Peter Vogel - ICT / Physics Teacher, Vancouver

Mike McKay – Superintendent, Surrey

Moira Ekdahl - Teacher-Librarian, Vancouver

Neil Stephenson – District Principal of Innovation and Inquiry, Delta

Paige MacFarlane - Assistant-Deputy Minister, BC Ministry of Education

Patti Bacchus – Board Chair, Vancouver School Board

Ron Sherman – Elementary Principal, Kootenay lakes

Robert Genaille – Teacher, Fraser-Cascade

Sheila Morissette - Secondary Principal, Surrey

Silas White – Board Chair, Sunshine Coast

Stephen Petrucci – Director of Instruction, Peace River North

Steve Cardwell – Superintendent, Vancouver

Tamara Malloff – Teacher-Librarian, Kootenay Lakes

Terry Ainge – Secondary Principal, Delta

Tia Henriksen – Elementary Vice-Principal, Surrey

Valerie Irvine – Educational Technology Professor, University of Victoria

Looking through my list of who I follow, and checking in on their accounts, has been a good process and an excellent reminder of the passion and curiosity so many BC educators have and are sharing in digital space.  It was interesting to see how different districts were represented — I could have found at least another dozen from Surrey for example (like @rwd01 and @bobneuf ) but tried to share a more provincial picture.  This list should not be looked at as a Best of list (this is relative), but rather a starting point for new users, or users with more experience looking to broaden their conversations. To be sure, even as I go through my list, I know I have missed a number of awesome BC educators I learn with and from on a regular basis.

So, what of the powers of this social media tool? It is the ideas, not role or geography that matter.  And, hopefully, this small slice of my network can help you grow your network.

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We tried to stop them, but they just wouldn’t take “no” for an answer.

As a follow-up to my “real-real” learning post (here), last week I had the chance to spend some time with four Sentinel Secondary students, Adam Mitha, Justin Wong, Jun Jeagal and Sailesh Suri, to hear a story, firsthand, of what this kind of learning looks and feels like.

Supported by their teacher, Joel Gibson, the four young men, former classmates in Joel’s Information Technology class, were inspired to develop an “App” for the school that could easily match any created by experts in the field. They didn’t get paid, they didn’t get school credit, but it was some of the best learning they had ever experienced. In my conversation with them, they expounded about the 300 hours of coding, developing and designing that went into the finished product that has just been loaded to iTunes here (it is a free download).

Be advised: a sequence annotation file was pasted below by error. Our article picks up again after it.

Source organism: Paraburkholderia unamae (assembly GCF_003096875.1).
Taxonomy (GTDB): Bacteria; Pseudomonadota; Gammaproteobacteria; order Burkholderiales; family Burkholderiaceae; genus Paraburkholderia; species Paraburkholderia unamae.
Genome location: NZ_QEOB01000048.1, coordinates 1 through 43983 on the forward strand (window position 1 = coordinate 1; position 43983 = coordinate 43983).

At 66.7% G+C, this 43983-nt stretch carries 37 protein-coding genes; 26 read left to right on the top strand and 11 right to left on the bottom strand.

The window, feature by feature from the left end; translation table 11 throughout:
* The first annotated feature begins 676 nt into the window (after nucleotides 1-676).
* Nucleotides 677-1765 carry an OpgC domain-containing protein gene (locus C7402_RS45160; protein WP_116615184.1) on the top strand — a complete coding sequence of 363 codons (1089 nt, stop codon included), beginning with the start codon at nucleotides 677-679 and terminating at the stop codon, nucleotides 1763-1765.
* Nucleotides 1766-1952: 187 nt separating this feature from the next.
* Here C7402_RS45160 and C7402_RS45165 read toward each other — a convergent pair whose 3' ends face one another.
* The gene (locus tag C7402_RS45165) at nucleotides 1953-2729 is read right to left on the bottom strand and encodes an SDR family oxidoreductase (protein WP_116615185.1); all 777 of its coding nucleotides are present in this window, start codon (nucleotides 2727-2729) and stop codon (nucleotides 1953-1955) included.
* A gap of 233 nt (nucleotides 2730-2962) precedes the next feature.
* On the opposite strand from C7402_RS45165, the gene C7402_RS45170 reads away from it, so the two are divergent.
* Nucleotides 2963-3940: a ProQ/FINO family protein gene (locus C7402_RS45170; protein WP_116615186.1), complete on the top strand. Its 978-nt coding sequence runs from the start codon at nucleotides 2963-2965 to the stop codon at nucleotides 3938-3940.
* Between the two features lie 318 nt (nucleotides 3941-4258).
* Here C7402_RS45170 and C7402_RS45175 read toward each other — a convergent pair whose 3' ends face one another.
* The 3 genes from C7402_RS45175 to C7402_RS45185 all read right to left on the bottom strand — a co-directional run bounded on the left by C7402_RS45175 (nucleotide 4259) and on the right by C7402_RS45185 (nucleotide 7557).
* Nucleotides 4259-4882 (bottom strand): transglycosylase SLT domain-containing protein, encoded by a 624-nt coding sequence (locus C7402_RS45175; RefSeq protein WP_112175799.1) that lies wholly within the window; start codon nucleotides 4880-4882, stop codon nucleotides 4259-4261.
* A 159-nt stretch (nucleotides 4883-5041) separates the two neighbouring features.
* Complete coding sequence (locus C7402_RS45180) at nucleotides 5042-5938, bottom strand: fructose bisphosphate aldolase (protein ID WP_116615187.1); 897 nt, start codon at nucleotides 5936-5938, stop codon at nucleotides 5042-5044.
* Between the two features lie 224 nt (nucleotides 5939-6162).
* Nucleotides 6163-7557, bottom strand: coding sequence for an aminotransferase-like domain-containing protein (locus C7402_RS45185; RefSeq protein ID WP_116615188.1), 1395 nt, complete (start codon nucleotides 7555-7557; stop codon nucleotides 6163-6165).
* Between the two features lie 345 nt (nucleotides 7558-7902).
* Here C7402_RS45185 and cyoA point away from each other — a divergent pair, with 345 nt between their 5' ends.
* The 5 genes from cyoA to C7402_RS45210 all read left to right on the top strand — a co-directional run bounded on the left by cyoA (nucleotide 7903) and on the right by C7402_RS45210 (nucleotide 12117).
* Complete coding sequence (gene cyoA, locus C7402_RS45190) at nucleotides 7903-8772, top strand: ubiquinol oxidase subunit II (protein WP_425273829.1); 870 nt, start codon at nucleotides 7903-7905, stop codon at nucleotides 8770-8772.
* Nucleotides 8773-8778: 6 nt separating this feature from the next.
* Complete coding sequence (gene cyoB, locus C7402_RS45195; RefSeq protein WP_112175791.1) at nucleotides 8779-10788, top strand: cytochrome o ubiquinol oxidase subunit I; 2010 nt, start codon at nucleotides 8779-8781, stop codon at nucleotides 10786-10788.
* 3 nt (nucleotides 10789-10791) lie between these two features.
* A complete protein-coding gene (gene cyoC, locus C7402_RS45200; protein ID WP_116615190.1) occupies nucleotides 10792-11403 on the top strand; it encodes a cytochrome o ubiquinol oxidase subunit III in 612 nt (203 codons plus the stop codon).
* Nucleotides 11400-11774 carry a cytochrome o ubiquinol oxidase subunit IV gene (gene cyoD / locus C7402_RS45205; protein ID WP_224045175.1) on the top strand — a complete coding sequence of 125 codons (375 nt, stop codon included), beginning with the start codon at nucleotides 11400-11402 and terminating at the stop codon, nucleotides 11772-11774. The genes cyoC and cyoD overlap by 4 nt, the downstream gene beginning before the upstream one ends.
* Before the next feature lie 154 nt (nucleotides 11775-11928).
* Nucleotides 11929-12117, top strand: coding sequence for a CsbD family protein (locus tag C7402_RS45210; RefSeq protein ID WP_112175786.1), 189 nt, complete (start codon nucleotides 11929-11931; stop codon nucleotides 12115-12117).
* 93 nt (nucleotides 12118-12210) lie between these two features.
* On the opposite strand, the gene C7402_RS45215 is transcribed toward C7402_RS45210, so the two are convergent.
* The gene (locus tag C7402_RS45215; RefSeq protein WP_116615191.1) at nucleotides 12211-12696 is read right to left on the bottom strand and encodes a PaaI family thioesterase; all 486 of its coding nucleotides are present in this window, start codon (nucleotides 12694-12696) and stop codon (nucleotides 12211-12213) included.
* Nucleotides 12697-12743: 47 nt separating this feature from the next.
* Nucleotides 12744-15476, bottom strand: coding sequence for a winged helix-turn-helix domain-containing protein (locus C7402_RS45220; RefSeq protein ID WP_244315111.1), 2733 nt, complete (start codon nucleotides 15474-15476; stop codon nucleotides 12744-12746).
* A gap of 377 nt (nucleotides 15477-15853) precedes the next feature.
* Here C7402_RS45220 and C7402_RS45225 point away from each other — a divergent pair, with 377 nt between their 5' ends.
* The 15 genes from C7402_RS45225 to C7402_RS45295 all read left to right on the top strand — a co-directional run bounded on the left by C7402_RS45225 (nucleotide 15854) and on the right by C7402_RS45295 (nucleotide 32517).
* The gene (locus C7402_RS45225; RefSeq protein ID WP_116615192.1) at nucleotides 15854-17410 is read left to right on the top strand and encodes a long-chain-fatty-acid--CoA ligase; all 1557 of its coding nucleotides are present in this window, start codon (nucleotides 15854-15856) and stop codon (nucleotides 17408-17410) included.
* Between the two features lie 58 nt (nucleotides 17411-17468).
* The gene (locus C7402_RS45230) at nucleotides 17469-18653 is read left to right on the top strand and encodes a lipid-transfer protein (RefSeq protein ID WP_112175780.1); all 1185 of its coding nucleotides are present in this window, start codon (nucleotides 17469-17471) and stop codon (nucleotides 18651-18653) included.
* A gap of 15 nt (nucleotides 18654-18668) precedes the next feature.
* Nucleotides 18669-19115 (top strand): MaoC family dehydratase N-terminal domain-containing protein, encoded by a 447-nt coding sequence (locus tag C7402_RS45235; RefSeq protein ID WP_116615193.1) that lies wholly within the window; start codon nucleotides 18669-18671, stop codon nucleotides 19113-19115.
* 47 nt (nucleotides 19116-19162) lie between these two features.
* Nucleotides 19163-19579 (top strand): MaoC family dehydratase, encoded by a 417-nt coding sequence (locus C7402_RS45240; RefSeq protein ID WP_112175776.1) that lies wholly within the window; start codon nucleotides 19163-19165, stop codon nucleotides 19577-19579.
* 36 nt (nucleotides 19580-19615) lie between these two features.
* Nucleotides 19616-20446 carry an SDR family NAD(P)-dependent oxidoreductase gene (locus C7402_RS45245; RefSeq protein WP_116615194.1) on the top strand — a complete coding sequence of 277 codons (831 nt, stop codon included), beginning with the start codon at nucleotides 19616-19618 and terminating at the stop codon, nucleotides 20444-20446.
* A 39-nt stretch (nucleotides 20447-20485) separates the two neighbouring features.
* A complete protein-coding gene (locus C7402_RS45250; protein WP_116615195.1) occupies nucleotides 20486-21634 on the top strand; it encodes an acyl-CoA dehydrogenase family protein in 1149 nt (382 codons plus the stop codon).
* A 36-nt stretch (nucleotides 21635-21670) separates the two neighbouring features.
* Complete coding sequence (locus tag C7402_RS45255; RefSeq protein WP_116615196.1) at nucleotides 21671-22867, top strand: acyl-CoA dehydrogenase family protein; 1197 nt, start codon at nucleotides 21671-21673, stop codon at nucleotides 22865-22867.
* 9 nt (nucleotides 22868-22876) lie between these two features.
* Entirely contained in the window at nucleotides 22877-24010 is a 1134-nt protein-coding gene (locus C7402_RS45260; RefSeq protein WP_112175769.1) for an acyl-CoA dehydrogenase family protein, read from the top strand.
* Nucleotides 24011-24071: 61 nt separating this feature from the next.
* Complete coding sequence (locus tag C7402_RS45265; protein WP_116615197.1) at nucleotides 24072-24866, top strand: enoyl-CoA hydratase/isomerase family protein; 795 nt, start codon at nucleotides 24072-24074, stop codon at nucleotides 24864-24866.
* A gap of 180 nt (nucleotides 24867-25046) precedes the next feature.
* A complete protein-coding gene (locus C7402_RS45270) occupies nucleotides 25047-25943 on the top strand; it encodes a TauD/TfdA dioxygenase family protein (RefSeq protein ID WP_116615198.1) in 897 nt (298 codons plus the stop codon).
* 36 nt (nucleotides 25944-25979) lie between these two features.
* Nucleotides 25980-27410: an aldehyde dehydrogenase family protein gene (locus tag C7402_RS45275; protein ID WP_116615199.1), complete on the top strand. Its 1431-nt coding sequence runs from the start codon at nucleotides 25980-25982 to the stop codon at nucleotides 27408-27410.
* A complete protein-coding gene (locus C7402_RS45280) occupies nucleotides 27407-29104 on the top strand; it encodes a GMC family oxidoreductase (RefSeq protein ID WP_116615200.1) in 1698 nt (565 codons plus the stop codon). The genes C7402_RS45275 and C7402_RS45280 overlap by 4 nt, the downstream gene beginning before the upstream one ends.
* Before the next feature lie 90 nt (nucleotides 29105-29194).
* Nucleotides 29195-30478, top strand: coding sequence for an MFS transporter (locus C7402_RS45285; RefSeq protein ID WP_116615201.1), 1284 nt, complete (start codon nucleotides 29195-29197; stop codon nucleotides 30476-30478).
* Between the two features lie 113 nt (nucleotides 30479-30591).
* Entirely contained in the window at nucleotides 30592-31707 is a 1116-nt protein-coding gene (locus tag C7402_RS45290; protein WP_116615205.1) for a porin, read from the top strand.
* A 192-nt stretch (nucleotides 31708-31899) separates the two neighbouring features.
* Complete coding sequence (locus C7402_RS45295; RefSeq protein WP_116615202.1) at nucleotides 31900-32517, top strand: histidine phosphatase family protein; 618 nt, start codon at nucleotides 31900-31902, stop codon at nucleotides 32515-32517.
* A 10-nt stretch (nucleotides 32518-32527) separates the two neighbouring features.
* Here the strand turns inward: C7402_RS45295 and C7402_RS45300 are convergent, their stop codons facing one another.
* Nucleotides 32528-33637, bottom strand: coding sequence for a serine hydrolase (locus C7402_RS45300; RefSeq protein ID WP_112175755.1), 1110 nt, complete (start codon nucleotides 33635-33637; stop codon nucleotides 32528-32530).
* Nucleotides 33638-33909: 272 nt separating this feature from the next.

So, just why did they do it?  They wanted to leave a legacy for the school. They described it as a mostly an out-of-school project, but they loved it because they were doing stuff they wanted to do and were interested in learning about. They emphasized the role of their teacher, Joel Gibson, “saying, I believe in you, is the best thing a teacher can do.”  When Joel saw the group needed to obtain more technical expertise for some parts of the project, he connected the students to experts from within and outside the system. Along the way, he connected them to the school PAC and others who could help.

Of course, as I stated at the beginning of this post, we didn’t make it easy for them. We (the system), limited some of their access to computers, were slow to support them technically, and made it challenging to move forward. They said that it was a good thing they had Mr. Gibson to mentor and guide them, but also, that they were part of the hacker culture. The hacker culture, as they described it, is “doing things over and over again. At school, the culture is that you do it right the first time.” One student remarked, “I had 30 failed projects before this one.”

I have been inspired by their inventiveness, determination and passion. How can we help students balance this kind of work with school, or better yet, how do we make this type of work systemic to the work of the school?  These four students were pursuing their passion, creating real work of value, and they were learning — for the benefit and reward of learning.

Often, this type of informal learning can be incredibly powerful. While our current structure does limit this “real world” opportunities, students like Adam, Justin, Jun and Sailesh, describe these as often the most exhilarating school experiences.

Be sure to download the fabulous Sentinel App:  HERE